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My first inclination was that it would decrease its depth since the movement space is less with less option.

But then I thought "no, wait, it might increase the strategic space (depth)" because it may open up previous weaker strategies or remove a previously dominant strategy.

Theres also the chance it'll have no effect. For example, removing one of the checkers pieces at the start of the game would still keep the strategic sphere mostly the same. For chess, I am less certain but I think, for example, having one less starting pawn or minor piece wouldnt change TOO much of the strategy. Ex the main strategic principles (control center, develop pieces) would still be in play and it would have a negligible effect on its depth.

I chose chess and checkers as popular examples but think it would be correct applied to euro or designer games. Is my analysis correct, or is it flawed somewhere? Ive never thought this way in terms of game design and would prefer feedback. Thanks.

Edit of course, these are all about removing "pieces", which may be easier to analyze. How about a minor mechanic though? I think it depends but it may be similar. For example, in Ticket to Ride, what if the mechanic of "if there are three rainbows, reset the available row of cards to choose" wasn't there? I think much of the main strategy in the game would still be present with the same depth. It would just lead to some slower games, thats all. Thoughts on this? I assume it becomes a greater burden on gameplay depth the more prominent a mechanic is changed/remmoved from a game?

(On one hand, you gain simplicity and streamlinedness and on the other hand, you lose depth on average, depending on the game mechanics affected)
 
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Jeremy Lennert
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You could construct hypothetical examples where it would have basically any effect you can imagine, but if you remove a random thing from a random game, the typical result is that it will weaken the design and make the game less interesting.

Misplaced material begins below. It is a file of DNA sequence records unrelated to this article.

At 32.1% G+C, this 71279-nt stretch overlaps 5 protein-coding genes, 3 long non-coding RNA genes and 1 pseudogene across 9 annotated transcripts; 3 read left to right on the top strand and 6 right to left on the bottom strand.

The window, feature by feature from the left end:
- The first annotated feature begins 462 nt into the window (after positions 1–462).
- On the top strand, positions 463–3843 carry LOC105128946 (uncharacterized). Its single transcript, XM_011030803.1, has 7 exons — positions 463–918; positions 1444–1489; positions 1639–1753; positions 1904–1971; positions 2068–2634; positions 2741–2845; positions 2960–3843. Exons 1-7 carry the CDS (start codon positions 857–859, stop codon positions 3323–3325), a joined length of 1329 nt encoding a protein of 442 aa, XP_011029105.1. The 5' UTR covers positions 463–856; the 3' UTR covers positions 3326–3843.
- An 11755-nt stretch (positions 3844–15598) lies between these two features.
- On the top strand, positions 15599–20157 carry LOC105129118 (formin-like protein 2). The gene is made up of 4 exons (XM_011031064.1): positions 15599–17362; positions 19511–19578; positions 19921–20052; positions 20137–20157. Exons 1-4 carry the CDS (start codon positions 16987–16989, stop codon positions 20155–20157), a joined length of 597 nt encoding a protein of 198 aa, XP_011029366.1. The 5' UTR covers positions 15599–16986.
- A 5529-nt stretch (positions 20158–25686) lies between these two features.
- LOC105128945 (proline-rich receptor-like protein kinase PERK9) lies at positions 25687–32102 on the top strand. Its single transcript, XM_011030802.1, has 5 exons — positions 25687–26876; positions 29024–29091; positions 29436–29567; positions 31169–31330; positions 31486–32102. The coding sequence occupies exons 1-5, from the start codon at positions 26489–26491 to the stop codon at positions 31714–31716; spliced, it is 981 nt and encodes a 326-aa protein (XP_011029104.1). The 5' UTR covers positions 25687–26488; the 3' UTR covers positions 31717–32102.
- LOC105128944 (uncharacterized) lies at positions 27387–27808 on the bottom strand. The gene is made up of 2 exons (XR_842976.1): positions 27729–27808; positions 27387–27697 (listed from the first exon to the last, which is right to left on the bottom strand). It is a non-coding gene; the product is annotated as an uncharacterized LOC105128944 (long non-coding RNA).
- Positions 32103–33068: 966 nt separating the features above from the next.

That's because games are engineered to be interesting by deliberate effort, and so by the time a game reaches the public it's typically in some kind of local maximum where it's hard to find a simple change that improves the game. (If it wasn't, the designer would likely have discovered and made that change before releasing the game.)
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Antistone wrote:
You could construct hypothetical examples where it would have basically any effect you can imagine, but if you remove a random thing from a random game, the typical result is that it will weaken the design and make the game less interesting.

That's because games are engineered to be interesting by deliberate effort, and so by the time a game reaches the public it's typically in some kind of local maximum where it's hard to find a simple change that improves the game. (If it wasn't, the designer would likely have discovered and made that change before releasing the game.)

Agreed but thats only the local maxima. A lot of second/third editions show much more iterative refinement and improvement is still indeed possible.
 
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roger miller
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A lot of later editions also show negative choices as well. I would say its almost random if a later edition is better then the original.
 
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The vast majority of games are overcomplicated, and could stand to have quite a bit of stuff removed in order to focus on core gameplay.

The exception being minimalist games like Checkers and Go, where there is very little excess left in the game.
 
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Jeremy Lennert
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Even if you start with a game that could benefit from simplification, that doesn't imply you can simply delete a random rule and expect the resulting game to be better.

Beneficial simplification generally requires that you choose very carefully what rules you remove, think about the implications of removing them, and then maybe add some new (simpler) replacement rules or other compensating tweaks.

For instance, some people might think Spirit Island would be better without "slow" powers. That is perhaps arguable. But it definitely would not be better if you simply declared all slow powers to be fast and made no other changes. You'd need to rebalance a bunch of stuff and possibly rework certain game concepts in order to produce an equally-polished game with no slow powers.
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